The west must take a lead in establishing democracy and stability. It cannot leave the job to the UN peacekeepers, says Amity Shlaes.
It has become clear that some kind of western presence in Afghanistan is necessary to prevent the nurturing of future Osama bin Ladens. The consensus is that Afghanistan is a job for the United Nations. In newspaper opinion pages, policy types are already outlining the task of that multilateral force.
The appeal of a many-headed entity is strong. Western leaders are deeply proud that they have managed to pull together a coalition to launch this new war and feel, understandably enough, that coalition conflict must be followed by coalition peace.
Governments in capitals that were sceptical of President George W. Bush's early unilateralism believe that recent events have taught the US administration a valuable lesson: that it cannot go it alone. This week's award of the Nobel prize to Kofi Annan and the United Nations seems to confirm a global conviction that in the new world order multilateralism, the more faceless the better, is the best tool for long-term peace.
This, though, is wrong. It is wrong because UN peacekeepers, whatever their strengths, are what their name says: peacekeepers, defusers, whose goal is to calm a battlefield so that neighbours will be left alone. They are not peacemakers and they are not nation- and democracy-builders.
And if the long and gruesome history of Afghanistan has taught anything, it is that Afghanistan's own instability, violence and political extremism - not to mention drug-trafficking - are due to the fact that outside nations have always viewed it as a buffer zone to be managed, rather than a true state whose people believe that it has an independent reason to survive. This has been so from the days of the British Crown and tzarist Russia right through to the time when Kabul served as a hot proxy in the cold war between the US and the Soviet Union.
The best model for reconstruction after conflict is Germany after the second world war, or, better yet, occupied Japan. There, one strong authority, the US, backed by its allies, was able to build nations of long-term stability. Such models are hard to promulgate - and especially in a part of the world that has managed to allow only two democracies, India and Israel, to survive. Still, even the most vociferous of UN supporters acknowledges that blue helmets alone will not stabilise Afghanistan. It is time they considered whether the place needs a single, individual force to inspire it - a General MacArthur who will work and then depart.
If this argument sounds far-fetched, consider the now lengthy record of UN peacekeeping. In Cyprus, peacekeepers have been able to keep Greek and Turkish factions from reigniting regional war - but not more than that. In Cambodia, an intense effort after Pol Pot has also disappointed: UN-supervised elections ended up providing window dressing for Hun Sen's power grab. A UN mandate in fact booby-trapped the US in Somalia. Even in the case of the former Yugoslavia, it was the US-led Group of Eight - the developed nations plus Russia - that brokered the peace deal with Slobodan Milosevic.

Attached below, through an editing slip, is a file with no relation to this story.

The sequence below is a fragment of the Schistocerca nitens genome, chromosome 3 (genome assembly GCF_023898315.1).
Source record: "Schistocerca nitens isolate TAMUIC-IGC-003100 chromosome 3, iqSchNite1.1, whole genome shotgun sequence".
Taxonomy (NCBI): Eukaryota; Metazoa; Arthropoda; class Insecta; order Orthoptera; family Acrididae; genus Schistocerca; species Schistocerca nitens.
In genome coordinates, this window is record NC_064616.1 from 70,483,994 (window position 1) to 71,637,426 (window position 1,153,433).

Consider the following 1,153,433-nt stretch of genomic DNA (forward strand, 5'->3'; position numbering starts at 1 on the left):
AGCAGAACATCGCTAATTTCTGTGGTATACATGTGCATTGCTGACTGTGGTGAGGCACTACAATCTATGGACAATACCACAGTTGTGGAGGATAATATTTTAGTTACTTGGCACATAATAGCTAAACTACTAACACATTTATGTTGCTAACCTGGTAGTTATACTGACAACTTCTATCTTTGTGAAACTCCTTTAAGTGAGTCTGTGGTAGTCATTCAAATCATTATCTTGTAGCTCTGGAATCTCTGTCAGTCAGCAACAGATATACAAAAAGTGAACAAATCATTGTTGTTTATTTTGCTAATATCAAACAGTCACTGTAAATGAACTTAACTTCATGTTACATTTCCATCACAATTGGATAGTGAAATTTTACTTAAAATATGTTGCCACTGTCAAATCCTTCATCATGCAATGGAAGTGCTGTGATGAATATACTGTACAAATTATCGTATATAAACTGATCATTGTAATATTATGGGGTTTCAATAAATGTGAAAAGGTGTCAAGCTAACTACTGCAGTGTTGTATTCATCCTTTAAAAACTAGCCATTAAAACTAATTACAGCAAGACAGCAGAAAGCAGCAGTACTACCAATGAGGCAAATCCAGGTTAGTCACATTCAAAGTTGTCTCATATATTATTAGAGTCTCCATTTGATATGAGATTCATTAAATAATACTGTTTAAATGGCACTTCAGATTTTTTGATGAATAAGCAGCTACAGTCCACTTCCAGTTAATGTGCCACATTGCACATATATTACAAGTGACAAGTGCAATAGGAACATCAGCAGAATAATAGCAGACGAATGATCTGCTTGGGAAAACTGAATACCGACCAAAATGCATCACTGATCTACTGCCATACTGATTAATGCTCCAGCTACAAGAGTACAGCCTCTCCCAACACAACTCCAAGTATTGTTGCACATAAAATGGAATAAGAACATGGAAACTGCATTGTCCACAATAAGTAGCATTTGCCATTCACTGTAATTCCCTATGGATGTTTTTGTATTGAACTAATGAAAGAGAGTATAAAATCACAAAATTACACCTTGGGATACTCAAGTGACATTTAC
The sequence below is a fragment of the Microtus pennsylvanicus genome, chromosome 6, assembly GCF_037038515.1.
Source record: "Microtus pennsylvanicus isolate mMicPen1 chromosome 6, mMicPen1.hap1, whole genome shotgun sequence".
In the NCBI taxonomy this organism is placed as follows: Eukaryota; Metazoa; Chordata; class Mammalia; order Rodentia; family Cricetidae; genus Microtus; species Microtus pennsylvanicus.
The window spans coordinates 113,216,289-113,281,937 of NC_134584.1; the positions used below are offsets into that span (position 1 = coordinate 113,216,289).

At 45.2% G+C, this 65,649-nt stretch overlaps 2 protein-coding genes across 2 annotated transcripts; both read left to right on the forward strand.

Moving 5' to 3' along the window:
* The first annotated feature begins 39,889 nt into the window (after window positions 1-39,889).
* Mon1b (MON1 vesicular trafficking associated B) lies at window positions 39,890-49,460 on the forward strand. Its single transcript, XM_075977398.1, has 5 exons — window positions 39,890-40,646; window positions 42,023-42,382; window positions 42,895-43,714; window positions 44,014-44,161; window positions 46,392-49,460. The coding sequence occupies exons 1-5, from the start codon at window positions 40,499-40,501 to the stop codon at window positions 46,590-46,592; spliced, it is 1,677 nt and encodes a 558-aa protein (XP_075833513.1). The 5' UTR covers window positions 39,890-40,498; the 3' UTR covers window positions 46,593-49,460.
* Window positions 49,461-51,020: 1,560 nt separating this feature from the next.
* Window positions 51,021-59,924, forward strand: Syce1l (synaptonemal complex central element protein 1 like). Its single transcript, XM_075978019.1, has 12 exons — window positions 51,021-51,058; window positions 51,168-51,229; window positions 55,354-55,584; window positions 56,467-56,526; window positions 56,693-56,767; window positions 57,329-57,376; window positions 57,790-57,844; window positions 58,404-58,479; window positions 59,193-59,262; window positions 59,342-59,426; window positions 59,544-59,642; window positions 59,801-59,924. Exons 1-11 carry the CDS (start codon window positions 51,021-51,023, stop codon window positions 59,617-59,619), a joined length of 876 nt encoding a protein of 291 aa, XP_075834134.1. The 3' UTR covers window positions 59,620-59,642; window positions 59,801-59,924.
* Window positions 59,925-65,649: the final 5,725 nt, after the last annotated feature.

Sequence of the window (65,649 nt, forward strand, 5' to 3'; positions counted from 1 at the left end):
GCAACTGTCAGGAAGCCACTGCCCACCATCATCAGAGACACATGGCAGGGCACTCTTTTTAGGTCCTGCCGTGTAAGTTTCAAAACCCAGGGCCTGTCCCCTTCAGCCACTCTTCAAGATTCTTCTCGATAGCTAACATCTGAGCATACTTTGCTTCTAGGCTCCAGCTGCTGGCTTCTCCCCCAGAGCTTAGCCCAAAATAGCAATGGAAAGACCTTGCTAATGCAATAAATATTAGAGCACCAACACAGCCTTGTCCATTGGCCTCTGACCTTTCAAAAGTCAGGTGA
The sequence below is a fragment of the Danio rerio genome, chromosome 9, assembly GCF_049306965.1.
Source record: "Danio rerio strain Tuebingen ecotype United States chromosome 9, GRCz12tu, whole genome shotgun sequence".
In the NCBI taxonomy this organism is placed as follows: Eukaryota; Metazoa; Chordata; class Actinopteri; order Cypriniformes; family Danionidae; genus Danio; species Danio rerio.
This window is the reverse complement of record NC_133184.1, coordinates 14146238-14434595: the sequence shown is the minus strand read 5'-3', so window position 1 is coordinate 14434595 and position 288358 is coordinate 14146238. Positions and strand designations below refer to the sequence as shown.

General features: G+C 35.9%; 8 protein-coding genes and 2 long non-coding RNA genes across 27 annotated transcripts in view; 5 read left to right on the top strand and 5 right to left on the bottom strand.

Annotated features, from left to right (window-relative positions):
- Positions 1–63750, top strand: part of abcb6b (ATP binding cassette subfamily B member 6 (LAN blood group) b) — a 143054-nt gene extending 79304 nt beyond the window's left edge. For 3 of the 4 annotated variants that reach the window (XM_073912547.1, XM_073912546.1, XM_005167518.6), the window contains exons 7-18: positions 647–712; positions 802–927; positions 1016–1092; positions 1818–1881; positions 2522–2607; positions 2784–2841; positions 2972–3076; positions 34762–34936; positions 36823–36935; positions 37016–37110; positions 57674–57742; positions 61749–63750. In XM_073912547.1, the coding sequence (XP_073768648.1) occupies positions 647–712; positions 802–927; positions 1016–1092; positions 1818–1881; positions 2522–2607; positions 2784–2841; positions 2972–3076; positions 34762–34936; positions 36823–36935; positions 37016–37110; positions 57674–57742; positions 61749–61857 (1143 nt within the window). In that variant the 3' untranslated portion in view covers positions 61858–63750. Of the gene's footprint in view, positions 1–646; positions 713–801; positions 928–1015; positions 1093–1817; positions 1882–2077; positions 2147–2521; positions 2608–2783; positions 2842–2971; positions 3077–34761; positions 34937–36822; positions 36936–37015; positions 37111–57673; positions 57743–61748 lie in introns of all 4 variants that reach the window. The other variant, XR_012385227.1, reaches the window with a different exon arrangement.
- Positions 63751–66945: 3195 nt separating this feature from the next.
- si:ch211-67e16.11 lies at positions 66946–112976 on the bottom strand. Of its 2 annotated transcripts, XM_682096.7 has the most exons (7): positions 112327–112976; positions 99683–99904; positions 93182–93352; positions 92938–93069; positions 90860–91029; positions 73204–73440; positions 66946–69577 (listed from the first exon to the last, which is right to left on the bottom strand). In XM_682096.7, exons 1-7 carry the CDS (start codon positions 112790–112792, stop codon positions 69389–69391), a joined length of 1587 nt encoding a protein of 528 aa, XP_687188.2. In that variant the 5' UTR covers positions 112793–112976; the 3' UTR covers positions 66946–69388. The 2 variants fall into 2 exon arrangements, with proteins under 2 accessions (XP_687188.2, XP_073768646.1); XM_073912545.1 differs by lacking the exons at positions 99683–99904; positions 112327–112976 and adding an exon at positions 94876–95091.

In other words, the UN has mainly proven itself to be good at keeping the lid on a festering status quo. The problem is not ill will but the UN's structural limits: it was not designed to be a supergovernment. "If the assumption is that keeping warring factions apart is the goal, or providing basic humanitarian support, then the UN is a great place to go," says William Antholis, a director of studies at the German Marshall Fund. (I should note here that I recently joined the board of the German Marshall Fund, an endowment created by Germany as a thank-you to the US for some rather heavy-handed American-style democracy-building.) Alas, notes Mr Antholis, the UN rarely has the political mandate to do German-scale work. Just as important, its structure has given rise to an internal culture that has never embraced the kind of free-market liberty that is at the core of social stability in nearly all successful nations. And with Syria soon to go on the Security Council, as it is, that is not likely to change soon.
What exactly, then, might nation-building in Afghanistan look like? The answer is: like hope. The programme should, for a start, include a big economic component - a Marshall plan. Food and first aid packages like the ones dropped from the air in the past week are only the beginning; Afghans must also believe that one day they too can own computers, or at least feed themselves.
But even more important, as in the case of Japan and Germany, is political work. The west can and should write a constitution for Afghanistan and reinforce that constitution with unabashed propaganda. Spending billions now on aerial bombing has a purpose but more billions ought to be spent on radio and television, as in the heyday of Voice of America.
Last, Afghanistan needs a strong transition leader, a charismatic personality like MacArthur, who first tamed the Japanese, then inspired them, then was withdrawn. The departure part here is crucial. In its day the Soviet Union, after all, did enormous amounts of social work in Afghanistan. But its Bridge of Friendship and other efforts were shows to secure communism and so only strengthened the mujahideen.
In the current culture, the democracy-building plan I suggest is hard to envision. Still, it is even harder to imagine that surgical- strikes-cum-care-packages can stabilise Afghanistan - or Pakistan, its fulminating neighbour - in even the medium term. They are likely, rather, to strengthen the call for jihad. Offering the chance of lasting stability and the hope of freedom is the challenge here - a challenge that the UN may aid but which western democracies are best suited to lead.
© Copyright 2001 Financial Times
Available for order: